11 of nation’s 20 largest metro areas post annual increases in foreclosure activity

Eleven of the nation’s 20 largest metro areas posted a year-over-year increase in foreclosure activity in the third quarter of 2015 compared to a year ago: St. Louis, Missouri (up 113 percent), Boston, Massachusetts (up 55 percent), Dallas, Texas (up 39 percent), Detroit, Michigan (up 39 percent), New York, New York (up 33 percent), Seattle, Washington (up 14 percent), Houston, Texas (up 12 percent), Minneapolis-St. Paul, Minnesota (up 11 percent), Atlanta, Georgia (up 5 percent), Philadelphia, Pennsylvania (up 1 percent) and Washington D.C. (up 1 percent).

“It’s no surprise that foreclosure activity is up from a year ago as banks slowly, but surely, work their way through their pipeline of foreclosed inventory. It’s really nothing more than housekeeping on the part of the banks and not a cause for concern,” said Matthew Gardner, chief economist at Windermere Real Estate, covering the Seattle market. “In fact, given the dire shortage of homes for sale, I actually see an increase in foreclosures as a positive as it will, in a small way, help with meeting the substantial pent up demand that we have for housing in the Seattle market.”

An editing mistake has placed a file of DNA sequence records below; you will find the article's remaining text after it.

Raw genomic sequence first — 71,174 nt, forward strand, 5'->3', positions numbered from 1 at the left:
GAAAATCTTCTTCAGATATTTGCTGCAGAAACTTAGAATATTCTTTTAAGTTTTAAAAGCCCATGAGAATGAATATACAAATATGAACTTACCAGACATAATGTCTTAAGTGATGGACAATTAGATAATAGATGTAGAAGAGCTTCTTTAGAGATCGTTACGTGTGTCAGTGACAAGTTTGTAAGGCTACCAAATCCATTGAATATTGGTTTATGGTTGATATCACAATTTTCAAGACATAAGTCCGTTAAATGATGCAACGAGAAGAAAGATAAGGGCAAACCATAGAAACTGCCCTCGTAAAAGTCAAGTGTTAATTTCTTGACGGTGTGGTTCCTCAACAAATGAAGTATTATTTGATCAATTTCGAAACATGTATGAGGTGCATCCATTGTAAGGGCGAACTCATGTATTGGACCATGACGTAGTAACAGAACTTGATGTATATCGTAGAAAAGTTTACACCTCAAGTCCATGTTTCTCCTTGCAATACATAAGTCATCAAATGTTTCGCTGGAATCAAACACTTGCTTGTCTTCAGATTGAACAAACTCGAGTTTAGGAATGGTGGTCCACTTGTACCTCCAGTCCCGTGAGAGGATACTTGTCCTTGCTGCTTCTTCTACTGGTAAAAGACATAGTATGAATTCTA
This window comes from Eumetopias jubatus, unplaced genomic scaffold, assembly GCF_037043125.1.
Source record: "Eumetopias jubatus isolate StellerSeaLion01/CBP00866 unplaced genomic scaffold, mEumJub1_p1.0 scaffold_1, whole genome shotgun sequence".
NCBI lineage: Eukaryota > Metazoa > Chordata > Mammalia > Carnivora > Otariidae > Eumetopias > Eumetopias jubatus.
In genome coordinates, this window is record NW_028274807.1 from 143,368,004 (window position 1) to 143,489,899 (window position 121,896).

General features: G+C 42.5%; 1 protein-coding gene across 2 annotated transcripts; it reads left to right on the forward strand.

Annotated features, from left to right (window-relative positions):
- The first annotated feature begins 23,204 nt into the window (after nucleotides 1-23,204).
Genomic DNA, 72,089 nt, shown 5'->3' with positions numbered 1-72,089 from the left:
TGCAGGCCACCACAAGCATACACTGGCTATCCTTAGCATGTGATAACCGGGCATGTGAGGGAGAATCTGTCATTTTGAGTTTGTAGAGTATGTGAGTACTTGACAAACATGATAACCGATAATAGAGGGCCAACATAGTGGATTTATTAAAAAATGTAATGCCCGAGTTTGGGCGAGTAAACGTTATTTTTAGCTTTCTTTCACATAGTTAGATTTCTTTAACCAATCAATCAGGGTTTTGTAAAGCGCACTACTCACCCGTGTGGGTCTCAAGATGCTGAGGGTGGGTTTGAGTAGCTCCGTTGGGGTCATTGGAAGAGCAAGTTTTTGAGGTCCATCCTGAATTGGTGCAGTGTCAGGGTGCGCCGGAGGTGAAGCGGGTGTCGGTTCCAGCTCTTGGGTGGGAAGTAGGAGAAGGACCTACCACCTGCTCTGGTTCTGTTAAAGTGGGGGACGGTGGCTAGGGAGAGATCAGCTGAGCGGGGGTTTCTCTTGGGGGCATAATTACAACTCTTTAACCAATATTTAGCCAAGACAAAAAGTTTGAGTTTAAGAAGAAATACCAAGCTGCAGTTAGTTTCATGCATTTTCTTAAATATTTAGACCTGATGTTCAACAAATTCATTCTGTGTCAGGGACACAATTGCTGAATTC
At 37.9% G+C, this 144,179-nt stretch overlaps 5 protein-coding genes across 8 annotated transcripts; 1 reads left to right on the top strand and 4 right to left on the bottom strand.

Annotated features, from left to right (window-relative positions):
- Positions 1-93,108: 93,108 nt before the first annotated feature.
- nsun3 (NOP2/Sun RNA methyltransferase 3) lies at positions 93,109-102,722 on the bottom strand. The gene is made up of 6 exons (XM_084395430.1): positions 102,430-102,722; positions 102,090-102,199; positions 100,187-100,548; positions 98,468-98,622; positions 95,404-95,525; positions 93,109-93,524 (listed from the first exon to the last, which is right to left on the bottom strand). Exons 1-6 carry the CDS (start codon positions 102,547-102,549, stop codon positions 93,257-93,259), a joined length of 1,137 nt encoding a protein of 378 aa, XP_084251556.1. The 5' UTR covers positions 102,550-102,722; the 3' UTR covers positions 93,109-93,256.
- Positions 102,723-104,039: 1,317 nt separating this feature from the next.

Among the nation’s 20 largest metro areas, those posting the biggest decreases in foreclosure activity in the third quarter of 2015 compared to a year ago were Riverside-San Bernardino in Southern California (down 21 percent), Los Angeles, California (down 21 percent), San Diego, California (down 20 percent) and Miami, Florida (down 16 percent).

“The South Florida real estate market is back to normal after a 10 year roller coaster ride. We are seeing the remnants of the REO’s working through our ponderous judicial system and being absorbed rapidly by our strong market,” said Mike Pappas, CEO and president of the Keyes Company covering the South Florida market.

U.S. foreclosure activity increased slightly in September

A total of 109,130 U.S. properties had foreclosure filings in September 2015, down less than 1 percent from the previous month but up 2 percent from a year ago. U.S. foreclosure activity has increased on a year-over-year basis in six of the last seven months.

43,358 properties started the foreclosure process in September, the lowest level since November 2005.

States bucking the national trend with the biggest increase in foreclosure starts in September compared to a year ago included Louisiana (up 468 percent), Missouri (up 131 percent), Virginia (up 70 percent), Massachusetts (up 60 percent), and Texas (up 21 percent).

Lenders repossessed a total of 40,308 properties in September, up 10 percent from the previous month and up 76 percent from a year ago. Bank repossessions increased year-over-year for the seventh consecutive month in September.

States with the biggest increase in REOs in September compared to a year ago included Nevada (up 844 percent), New York (up 580 percent), New Jersey (up 401 percent), Georgia (up 186 percent), and North Carolina (up 183 percent).